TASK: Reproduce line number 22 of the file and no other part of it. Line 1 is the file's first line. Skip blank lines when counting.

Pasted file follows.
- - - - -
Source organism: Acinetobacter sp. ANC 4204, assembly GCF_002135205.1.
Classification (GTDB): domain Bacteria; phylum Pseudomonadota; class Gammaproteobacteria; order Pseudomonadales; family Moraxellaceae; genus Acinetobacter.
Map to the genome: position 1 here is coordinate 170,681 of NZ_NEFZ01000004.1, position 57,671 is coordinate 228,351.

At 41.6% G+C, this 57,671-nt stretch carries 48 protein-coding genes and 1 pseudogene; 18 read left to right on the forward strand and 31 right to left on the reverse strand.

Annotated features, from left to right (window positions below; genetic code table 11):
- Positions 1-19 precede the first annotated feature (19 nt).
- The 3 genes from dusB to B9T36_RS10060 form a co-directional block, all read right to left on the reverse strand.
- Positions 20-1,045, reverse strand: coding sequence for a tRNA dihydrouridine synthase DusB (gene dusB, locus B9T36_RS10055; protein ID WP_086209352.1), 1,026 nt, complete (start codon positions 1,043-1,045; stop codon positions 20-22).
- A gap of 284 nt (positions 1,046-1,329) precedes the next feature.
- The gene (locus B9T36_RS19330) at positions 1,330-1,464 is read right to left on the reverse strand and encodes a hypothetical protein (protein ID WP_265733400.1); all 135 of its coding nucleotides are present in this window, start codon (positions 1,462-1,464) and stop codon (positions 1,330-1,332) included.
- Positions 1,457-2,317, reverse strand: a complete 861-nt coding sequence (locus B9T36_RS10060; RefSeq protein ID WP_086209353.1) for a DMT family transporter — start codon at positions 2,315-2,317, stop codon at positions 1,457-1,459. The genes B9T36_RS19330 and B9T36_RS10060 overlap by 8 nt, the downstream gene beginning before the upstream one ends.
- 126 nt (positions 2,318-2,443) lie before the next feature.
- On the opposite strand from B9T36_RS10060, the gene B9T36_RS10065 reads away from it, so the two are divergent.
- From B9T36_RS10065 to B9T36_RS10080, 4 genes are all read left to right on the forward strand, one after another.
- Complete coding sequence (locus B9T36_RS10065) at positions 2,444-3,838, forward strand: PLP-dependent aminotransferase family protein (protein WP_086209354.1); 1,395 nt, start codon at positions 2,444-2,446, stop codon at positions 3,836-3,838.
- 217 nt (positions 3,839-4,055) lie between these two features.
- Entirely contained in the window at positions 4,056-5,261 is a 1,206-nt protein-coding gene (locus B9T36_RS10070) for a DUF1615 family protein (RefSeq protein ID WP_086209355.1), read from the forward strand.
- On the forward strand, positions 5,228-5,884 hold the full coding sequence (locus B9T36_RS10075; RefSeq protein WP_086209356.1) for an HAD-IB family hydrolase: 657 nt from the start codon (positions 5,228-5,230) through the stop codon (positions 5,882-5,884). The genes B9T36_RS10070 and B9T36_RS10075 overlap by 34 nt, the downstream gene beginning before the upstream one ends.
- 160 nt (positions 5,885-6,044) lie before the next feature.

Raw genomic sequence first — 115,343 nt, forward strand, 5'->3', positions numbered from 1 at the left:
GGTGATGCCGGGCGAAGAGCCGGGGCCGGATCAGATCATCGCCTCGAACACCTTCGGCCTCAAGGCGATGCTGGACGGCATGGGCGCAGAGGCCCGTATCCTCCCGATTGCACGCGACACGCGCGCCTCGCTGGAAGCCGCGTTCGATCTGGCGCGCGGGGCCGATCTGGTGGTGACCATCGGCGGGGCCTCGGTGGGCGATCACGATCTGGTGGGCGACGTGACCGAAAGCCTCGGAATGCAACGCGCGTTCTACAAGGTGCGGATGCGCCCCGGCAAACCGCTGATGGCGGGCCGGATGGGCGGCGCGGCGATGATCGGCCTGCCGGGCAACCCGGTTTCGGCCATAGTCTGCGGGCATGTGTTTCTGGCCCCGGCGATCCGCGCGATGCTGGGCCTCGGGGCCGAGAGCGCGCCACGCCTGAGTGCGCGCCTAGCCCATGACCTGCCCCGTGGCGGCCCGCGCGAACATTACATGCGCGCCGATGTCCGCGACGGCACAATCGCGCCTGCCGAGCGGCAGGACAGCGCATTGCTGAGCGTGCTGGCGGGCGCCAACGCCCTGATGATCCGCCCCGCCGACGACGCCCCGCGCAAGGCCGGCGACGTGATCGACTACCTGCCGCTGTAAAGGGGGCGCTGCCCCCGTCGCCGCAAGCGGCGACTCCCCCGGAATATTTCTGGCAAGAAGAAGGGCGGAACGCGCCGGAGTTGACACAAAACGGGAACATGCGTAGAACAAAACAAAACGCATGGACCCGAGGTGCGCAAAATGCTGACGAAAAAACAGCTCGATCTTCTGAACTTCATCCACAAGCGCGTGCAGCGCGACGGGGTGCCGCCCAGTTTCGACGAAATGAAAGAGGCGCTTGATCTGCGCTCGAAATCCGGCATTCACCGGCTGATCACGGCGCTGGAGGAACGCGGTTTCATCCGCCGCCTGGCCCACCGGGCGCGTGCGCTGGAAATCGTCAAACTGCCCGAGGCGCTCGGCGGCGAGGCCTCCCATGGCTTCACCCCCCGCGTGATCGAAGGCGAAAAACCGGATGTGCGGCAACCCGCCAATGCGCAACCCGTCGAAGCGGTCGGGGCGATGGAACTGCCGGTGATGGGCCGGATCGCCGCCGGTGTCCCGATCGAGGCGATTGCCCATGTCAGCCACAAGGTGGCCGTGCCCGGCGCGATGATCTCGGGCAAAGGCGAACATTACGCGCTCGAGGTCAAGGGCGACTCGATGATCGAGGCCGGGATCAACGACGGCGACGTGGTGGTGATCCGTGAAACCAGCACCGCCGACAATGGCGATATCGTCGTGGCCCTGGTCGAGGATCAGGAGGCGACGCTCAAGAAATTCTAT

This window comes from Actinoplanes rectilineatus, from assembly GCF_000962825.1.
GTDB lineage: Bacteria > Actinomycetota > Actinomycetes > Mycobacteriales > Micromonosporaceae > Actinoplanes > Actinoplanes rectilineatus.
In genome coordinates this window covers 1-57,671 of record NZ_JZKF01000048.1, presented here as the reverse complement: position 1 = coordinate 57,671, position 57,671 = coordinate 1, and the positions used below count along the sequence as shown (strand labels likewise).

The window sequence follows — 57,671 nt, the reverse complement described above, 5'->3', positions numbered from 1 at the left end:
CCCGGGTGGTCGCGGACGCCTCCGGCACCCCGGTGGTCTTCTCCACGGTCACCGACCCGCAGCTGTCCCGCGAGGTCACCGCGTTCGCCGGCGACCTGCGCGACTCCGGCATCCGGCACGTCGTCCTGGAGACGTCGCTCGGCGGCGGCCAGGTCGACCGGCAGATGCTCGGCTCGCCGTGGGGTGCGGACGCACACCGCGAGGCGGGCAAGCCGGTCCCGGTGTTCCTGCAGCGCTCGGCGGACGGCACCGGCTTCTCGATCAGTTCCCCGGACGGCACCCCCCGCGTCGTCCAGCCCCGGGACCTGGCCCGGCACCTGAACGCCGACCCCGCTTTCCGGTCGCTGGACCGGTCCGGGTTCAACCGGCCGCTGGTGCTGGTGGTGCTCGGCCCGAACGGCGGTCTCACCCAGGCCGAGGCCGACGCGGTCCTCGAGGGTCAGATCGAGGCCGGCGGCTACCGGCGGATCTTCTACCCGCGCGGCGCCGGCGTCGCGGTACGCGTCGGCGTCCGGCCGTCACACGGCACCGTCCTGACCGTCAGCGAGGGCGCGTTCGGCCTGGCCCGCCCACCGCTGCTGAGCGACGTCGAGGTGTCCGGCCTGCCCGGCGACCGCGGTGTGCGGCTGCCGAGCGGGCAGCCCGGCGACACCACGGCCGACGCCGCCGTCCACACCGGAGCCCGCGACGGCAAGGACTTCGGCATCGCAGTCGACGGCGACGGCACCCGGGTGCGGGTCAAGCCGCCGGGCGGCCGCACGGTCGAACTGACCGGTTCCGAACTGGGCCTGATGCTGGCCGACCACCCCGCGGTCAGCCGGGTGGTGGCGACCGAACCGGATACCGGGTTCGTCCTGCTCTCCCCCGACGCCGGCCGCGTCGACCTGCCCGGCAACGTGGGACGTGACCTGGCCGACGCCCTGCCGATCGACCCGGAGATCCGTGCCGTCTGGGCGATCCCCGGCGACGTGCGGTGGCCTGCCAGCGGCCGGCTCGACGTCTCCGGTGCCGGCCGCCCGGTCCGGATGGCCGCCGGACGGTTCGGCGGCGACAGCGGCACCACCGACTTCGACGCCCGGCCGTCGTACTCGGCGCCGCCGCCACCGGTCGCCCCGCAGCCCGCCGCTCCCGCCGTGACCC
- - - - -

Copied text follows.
This window comes from Actinoplanes rectilineatus, from assembly GCF_000962825.1.